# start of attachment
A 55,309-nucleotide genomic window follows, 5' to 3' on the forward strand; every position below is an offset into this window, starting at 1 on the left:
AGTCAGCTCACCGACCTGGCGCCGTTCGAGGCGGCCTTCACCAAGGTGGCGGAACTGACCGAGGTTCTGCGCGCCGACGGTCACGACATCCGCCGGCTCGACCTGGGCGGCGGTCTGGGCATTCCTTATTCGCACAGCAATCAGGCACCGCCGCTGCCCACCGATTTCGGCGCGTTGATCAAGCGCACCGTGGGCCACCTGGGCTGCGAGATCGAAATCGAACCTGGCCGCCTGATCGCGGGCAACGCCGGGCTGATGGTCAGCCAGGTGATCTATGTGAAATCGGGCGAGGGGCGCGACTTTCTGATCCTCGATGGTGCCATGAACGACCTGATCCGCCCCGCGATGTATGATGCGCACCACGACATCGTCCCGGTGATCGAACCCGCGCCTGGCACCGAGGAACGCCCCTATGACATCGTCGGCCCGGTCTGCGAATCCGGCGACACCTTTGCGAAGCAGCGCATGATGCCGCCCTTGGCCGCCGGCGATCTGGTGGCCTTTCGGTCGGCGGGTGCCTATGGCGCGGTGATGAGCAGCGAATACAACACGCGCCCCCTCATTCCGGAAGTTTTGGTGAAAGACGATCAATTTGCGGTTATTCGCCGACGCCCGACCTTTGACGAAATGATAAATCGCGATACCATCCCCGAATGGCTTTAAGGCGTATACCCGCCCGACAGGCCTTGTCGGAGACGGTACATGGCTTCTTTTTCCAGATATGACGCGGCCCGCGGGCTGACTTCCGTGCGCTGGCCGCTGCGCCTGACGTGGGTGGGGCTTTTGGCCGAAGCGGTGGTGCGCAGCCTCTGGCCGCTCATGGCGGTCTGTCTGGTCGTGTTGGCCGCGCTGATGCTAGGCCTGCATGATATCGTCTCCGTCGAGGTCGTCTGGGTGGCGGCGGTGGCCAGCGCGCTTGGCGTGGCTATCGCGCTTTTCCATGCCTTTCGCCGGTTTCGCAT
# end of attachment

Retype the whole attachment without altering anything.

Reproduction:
A 55,309-nucleotide genomic window follows, 5' to 3' on the forward strand; every position below is an offset into this window, starting at 1 on the left:
AGTCAGCTCACCGACCTGGCGCCGTTCGAGGCGGCCTTCACCAAGGTGGCGGAACTGACCGAGGTTCTGCGCGCCGACGGTCACGACATCCGCCGGCTCGACCTGGGCGGCGGTCTGGGCATTCCTTATTCGCACAGCAATCAGGCACCGCCGCTGCCCACCGATTTCGGCGCGTTGATCAAGCGCACCGTGGGCCACCTGGGCTGCGAGATCGAAATCGAACCTGGCCGCCTGATCGCGGGCAACGCCGGGCTGATGGTCAGCCAGGTGATCTATGTGAAATCGGGCGAGGGGCGCGACTTTCTGATCCTCGATGGTGCCATGAACGACCTGATCCGCCCCGCGATGTATGATGCGCACCACGACATCGTCCCGGTGATCGAACCCGCGCCTGGCACCGAGGAACGCCCCTATGACATCGTCGGCCCGGTCTGCGAATCCGGCGACACCTTTGCGAAGCAGCGCATGATGCCGCCCTTGGCCGCCGGCGATCTGGTGGCCTTTCGGTCGGCGGGTGCCTATGGCGCGGTGATGAGCAGCGAATACAACACGCGCCCCCTCATTCCGGAAGTTTTGGTGAAAGACGATCAATTTGCGGTTATTCGCCGACGCCCGACCTTTGACGAAATGATAAATCGCGATACCATCCCCGAATGGCTTTAAGGCGTATACCCGCCCGACAGGCCTTGTCGGAGACGGTACATGGCTTCTTTTTCCAGATATGACGCGGCCCGCGGGCTGACTTCCGTGCGCTGGCCGCTGCGCCTGACGTGGGTGGGGCTTTTGGCCGAAGCGGTGGTGCGCAGCCTCTGGCCGCTCATGGCGGTCTGTCTGGTCGTGTTGGCCGCGCTGATGCTAGGCCTGCATGATATCGTCTCCGTCGAGGTCGTCTGGGTGGCGGCGGTGGCCAGCGCGCTTGGCGTGGCTATCGCGCTTTTCCATGCCTTTCGCCGGTTTCGCAT